India is set to become the largest country on Earth by 2022, with a population much younger than China’s. There aremore children under the age of 15 in India than there are people of any age in the United States. The Indian university system, already bursting at the seams, will only grow more competitive. The internationally renowned Indian Institutes of Technology (IITs) and Indian Institutes of Management (IIMs) each take a fraction of a percent of candidates. The IITs, with just a few thousand seats available, require two rounds of entrance examinations: the Joint Entrance Examination (JEE) Mains, taken by over 13 million candidates a year, and the JEE Advanced, for which around 10% of those (13 million) qualify. The most coveted course of study/major at IIT, computer science, is open only to the top 500 or so of over 1.3 million applicants. And even among IITs and IIMs, there is significant variation in quality and job placement.
Some new, western-style colleges (such as Ashoka University) have popped up with support from American colleges and universities, but it takes a long time to build international reputation and prestige, and in general liberal arts education is not perceived as valuable by the vast majority of Indians. While there may be a future for Indian liberal arts colleges, that future is still several years away. One issue India has is quality of life: with poor infrastructure, severe air quality issues, and extreme weather, it is difficult to attract top research and teaching talent to establish a truly international university. When it comes to convincing academics and administrators to move to India, the (actual) heat and smog don’t help! India shows a lot of potential to address these issues, but for families deciding on education for their kids in the next several years, that potential means little.
Because there are few high-quality post-secondary schools beyond the IITs and IIMs, parents and students look abroad. Other than the US, Canada, and the UK, Indian college applicants also look to universities in Singapore, Hong Kong, Germany, and the UAE. There are thriving Indian expatriate communities, which the Indian government calls “Non-Resident Indians” (NRIs) for civil purposes. These families, too, look for educational opportunities in their resident countries and beyond.
Some people ask me, “Isn’t it worthwhile to at least clamp down on the Infosyses, even if the Intels aren’t touched or are even rewarded?” They believe I am unreasonably waiting for a perfect reform proposal. But I am not. I have just one simple criterion: Would a given reform proposal increase the number of jobs open to American tech people?
If a proposed solution is not predicated on the fact that the Intels a widely culpable too — say a solution that punishes the Infosyses but expands the number of visas for the Intels, by increasing the H-1B cap and/or a Staple a Green Card system — then there is no forward progress at all. Disney, for instance, would either switch from HCL to IBM or would hire the young Staple people.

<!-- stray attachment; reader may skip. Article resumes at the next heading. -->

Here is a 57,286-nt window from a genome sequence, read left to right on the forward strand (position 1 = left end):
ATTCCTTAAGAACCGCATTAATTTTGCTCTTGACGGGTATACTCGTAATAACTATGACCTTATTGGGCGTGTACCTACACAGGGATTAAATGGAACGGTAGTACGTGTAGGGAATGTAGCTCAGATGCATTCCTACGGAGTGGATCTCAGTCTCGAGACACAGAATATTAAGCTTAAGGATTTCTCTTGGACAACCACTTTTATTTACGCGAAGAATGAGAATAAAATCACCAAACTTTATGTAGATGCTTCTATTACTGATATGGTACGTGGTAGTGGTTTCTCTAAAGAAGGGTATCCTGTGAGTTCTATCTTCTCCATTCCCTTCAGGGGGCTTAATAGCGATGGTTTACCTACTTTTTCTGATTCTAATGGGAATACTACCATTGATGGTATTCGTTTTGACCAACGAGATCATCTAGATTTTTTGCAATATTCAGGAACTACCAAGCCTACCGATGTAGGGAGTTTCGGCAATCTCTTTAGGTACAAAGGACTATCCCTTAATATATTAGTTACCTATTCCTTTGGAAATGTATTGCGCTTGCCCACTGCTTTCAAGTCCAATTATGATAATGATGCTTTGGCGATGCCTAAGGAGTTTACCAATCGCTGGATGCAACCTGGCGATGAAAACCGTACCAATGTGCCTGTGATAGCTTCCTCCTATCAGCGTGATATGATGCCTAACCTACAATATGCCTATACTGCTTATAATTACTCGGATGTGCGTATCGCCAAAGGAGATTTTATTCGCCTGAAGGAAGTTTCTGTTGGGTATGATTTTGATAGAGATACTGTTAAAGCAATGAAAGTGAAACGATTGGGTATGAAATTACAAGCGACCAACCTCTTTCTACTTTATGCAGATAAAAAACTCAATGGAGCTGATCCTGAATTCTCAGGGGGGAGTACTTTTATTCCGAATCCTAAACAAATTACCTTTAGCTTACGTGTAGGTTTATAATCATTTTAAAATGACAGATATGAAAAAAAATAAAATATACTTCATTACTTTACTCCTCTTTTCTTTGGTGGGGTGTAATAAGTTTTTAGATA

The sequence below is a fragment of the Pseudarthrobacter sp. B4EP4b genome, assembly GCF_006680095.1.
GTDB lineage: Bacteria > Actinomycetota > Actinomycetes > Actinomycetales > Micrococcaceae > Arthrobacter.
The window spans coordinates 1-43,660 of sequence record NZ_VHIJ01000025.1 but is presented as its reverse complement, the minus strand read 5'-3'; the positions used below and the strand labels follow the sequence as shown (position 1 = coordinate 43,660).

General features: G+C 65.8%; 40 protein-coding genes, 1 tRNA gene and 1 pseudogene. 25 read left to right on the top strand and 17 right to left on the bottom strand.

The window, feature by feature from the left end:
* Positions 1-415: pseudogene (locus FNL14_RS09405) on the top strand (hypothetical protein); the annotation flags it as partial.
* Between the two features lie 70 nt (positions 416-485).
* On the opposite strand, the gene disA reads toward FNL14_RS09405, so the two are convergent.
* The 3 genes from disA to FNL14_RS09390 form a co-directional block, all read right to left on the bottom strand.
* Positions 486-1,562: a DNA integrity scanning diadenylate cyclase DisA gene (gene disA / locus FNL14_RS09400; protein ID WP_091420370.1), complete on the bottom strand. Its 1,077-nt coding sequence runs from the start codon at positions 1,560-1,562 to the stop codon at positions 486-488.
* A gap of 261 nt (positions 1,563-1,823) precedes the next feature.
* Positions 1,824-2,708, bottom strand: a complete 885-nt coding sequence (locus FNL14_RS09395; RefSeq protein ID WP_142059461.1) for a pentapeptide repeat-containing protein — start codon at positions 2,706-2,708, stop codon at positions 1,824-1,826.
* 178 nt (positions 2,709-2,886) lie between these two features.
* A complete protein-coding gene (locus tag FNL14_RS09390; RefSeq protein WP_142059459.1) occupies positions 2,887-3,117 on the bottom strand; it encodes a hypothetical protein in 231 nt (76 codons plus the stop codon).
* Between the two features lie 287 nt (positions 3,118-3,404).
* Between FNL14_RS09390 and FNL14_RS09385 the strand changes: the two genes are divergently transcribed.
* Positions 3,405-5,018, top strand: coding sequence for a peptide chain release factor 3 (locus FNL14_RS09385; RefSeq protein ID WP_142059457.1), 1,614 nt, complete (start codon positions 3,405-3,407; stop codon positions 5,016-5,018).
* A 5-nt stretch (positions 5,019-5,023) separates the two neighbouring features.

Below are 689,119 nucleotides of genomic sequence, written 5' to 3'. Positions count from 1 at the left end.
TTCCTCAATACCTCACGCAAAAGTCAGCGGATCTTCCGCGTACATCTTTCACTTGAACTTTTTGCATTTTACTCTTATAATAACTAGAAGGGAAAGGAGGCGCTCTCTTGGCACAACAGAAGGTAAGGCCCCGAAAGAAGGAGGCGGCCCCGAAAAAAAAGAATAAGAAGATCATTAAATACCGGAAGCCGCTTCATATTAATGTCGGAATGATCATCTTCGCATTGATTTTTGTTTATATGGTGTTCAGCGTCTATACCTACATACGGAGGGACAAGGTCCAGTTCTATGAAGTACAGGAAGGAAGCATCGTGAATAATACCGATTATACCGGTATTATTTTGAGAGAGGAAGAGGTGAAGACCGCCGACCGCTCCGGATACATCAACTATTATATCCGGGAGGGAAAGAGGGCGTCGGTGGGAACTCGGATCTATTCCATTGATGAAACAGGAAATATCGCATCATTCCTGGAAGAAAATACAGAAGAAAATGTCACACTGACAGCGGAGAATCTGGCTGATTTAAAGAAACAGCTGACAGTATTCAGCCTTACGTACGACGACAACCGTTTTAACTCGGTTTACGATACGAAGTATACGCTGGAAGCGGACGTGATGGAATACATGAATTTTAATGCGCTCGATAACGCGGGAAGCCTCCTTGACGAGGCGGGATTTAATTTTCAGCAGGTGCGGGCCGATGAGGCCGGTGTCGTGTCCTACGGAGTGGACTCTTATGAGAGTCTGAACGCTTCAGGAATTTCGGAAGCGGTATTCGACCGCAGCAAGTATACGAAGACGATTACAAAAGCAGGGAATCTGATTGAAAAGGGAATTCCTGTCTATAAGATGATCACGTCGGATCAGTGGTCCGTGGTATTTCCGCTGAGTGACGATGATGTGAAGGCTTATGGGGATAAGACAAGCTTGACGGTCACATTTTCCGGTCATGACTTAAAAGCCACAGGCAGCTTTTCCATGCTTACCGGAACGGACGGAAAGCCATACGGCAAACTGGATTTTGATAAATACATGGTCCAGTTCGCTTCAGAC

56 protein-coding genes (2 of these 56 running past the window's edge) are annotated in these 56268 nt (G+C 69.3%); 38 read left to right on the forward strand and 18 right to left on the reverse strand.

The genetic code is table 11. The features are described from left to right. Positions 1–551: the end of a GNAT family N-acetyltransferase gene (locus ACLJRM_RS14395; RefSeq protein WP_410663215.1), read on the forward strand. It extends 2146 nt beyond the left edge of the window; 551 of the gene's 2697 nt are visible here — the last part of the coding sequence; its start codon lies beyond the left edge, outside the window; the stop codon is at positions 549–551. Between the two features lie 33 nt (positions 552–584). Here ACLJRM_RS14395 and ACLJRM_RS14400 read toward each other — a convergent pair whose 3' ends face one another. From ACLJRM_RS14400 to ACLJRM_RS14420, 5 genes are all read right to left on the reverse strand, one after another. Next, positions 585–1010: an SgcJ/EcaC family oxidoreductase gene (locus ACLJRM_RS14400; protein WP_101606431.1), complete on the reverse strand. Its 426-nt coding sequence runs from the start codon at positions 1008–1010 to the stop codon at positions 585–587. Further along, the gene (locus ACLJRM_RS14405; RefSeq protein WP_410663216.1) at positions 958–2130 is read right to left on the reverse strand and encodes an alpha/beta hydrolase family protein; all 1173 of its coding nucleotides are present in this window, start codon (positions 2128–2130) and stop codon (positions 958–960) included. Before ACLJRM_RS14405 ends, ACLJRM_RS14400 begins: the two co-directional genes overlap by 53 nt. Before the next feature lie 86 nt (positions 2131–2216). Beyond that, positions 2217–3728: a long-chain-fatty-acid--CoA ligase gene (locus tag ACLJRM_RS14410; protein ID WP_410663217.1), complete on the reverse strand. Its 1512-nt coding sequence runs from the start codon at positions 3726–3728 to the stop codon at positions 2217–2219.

There are people who hate the Infosyses so much that they are blinded to this. Yes, absolutely, the Infosyses are no angels. But getting them out of the way would only shift the problem, NOT solve it.
Let me show you what he is referring to by “shifting” the problem.
Here is a little article I wrote recently describing the pendulum swings in technology hiring.
We were the Road Warriors.
We were called in when your existing staff couldn’t fix the problem.
We were called in to take over for your existing staff when they were developing new systems and needed help maintaining the old systems.
We demanded a premium wage and we were able to get it because we had the skills to deliver.
We were willing to live out of the extended stay motels and willing to take on the project of the highest bidder at a moments notice.
It was a good life in the 80’s, 90’s, and up until about 2000.
So the corporations shifted their focus to hiring an immobile, compliant workforce who would not make waves for fear of being deported.
Thus was the H-1B era born.
For the most part, they were paid substantially less even though many had the same skills that we Road Warriors had.
But many were willing to pay for a proxy expert or dubbing artist to help them get work because they didn’t have these skills.
And their willingness to use caste to exclude Americans in America from working alongside of them became their downfall.
For them it was a good life in the 00’s, 10’s and up into the 20’s.
Thus we have seen the pendulum swing from the Road Warriors to the H-1B’s.
And now we are seeing it swing once again to the green card holders who will be similar to the Road Warriors which will force the corporations once again to seek a new form of cheap, compliant labor who will be shackled to their jobs.
When will we learn from our history and better yet, when will our government learn that it is up to them to balance the needs of capital and the rights of labor?